1. Stop the sale.
  2. Make a public statement.
  3. Convene a meeting with residents and key stakeholders.
  4. Support residents if they choose to leave the Townhomes.
  5. Support residents’ right to stay in this neighborhood.
  6. Support residents’ right to first preference of any Altman property of their choosing.
  7. Create a Preservation Affordability Fund to preserve very-low to low-income housing for Black, Brown, and low-income communities in West Philadelphia.

However, in the face of this pressing crisis, with residents calling for the support of its extremely wealthy neighbor, Penn failed to make any actionable commitments. Former President Pritchett, speaking on Penn’s behalf, refused to meet any of these demands in a tangible way. Pritchett’s refusal proves that Brett Altman, the owner of the Townhomes, and Daniel Killinger, the buyer, currently have Penn’s support.

Colorful tents are set up on the grass in front of the UC Townhomes. On the roof of the Townhomes is a white banner that says "Housing is a Human Right."
Community members camp out at the reclaimed People’s Townhomes to support the residents and fight eviction. Photo courtesy of WHYY.

After decades of broken promises, it is time to create innovative solutions to the racialized inequalities that rip through Philadelphia. An extension for residents to temporarily stay in their homes, offered by the current legislation, is only the bare minimum. Residents should be guaranteed the right to stay in their homes, permanently and affordably; the homes should be refurbished and made healthy and safe once more. No one should be displaced. People deserve to stay in their neighborhood and keep their children in their current school environment. Penn owes full assistance to secure such housing. If residents are forced to leave, they should be given two years to choose from any nearby luxury Altman properties.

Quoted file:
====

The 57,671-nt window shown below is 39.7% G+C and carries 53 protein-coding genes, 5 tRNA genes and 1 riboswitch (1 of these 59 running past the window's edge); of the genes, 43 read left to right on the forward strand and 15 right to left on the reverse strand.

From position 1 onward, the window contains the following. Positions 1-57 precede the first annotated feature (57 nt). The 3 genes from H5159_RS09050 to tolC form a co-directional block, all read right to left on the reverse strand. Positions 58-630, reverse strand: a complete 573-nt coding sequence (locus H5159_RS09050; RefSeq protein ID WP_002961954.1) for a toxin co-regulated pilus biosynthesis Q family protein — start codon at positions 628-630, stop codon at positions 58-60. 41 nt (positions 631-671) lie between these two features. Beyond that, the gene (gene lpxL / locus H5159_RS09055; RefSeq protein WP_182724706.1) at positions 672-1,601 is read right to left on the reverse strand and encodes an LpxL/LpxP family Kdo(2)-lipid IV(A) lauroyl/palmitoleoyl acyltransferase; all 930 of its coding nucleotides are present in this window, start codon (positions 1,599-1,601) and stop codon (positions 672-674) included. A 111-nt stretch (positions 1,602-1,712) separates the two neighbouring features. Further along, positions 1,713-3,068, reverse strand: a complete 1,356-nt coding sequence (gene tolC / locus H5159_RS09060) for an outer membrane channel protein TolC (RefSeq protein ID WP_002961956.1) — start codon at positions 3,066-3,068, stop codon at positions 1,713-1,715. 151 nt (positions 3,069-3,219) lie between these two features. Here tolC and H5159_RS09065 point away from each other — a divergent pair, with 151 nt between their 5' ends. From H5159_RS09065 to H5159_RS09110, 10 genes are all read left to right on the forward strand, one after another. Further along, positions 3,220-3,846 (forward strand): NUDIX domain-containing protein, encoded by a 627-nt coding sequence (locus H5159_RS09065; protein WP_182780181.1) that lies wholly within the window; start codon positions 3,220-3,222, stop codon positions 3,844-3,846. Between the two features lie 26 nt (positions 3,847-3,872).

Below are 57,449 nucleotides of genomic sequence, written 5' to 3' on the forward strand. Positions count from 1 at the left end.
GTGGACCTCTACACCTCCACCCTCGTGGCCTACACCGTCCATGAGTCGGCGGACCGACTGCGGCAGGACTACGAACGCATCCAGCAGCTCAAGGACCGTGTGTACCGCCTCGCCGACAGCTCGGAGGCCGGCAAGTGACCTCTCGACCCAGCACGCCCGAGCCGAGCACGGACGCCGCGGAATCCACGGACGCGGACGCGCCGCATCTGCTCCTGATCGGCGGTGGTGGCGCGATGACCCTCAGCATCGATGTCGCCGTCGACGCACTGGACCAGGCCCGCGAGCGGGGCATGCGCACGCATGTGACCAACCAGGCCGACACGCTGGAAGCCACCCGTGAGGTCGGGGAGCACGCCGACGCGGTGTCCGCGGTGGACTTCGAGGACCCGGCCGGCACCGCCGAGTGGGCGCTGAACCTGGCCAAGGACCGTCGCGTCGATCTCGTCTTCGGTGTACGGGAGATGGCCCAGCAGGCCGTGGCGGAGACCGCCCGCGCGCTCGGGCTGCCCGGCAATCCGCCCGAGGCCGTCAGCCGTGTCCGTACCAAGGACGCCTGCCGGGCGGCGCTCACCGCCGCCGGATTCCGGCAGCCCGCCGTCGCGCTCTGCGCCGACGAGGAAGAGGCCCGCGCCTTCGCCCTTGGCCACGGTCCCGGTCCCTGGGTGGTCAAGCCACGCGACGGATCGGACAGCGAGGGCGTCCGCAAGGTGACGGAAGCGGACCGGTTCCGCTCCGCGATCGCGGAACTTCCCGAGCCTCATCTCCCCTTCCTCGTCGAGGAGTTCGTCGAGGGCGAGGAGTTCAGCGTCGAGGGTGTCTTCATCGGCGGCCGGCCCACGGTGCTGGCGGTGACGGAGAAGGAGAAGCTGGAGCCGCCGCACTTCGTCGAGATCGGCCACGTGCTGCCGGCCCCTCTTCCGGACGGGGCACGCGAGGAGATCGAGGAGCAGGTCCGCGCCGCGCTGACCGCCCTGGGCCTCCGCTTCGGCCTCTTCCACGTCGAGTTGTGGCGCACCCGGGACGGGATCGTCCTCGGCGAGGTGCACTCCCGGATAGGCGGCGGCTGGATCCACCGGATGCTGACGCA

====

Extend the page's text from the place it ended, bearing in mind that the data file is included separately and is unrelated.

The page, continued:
This is a moment of reckoning for Penn and its incoming president, M. Elizabeth Magill — a chance to begin the process of repairing the violence of Penntrification. Residents’ meeting with former Interim President Wendell Pritchett on May 15, 2022, was demonstrative of Penn’s ongoing harm and refusal to confront it. This change in administration is a moment for Penn to rethink its legacy as the institution that spearheaded the creation of University City by displacing working-class Black residents. Now, Penn must take responsibility and ensure that working-class Black people, who are here now, can stay.

Rasheda Alexander, a resident of the UC Townhomes, highlights Penn’s duty to pay reparations in a real and substantial manner. “It is time for Penn to give back to the community since they have taken so much. I am not talking about a coat drive, or a food drive to give to struggling families. I am talking about investing in a community of mixed-income property which caters not only to those with an area median income of 40% or higher but for low to very low-income individuals as well,” Rasheda urged. “Housing is a human right. That will always be my fight.”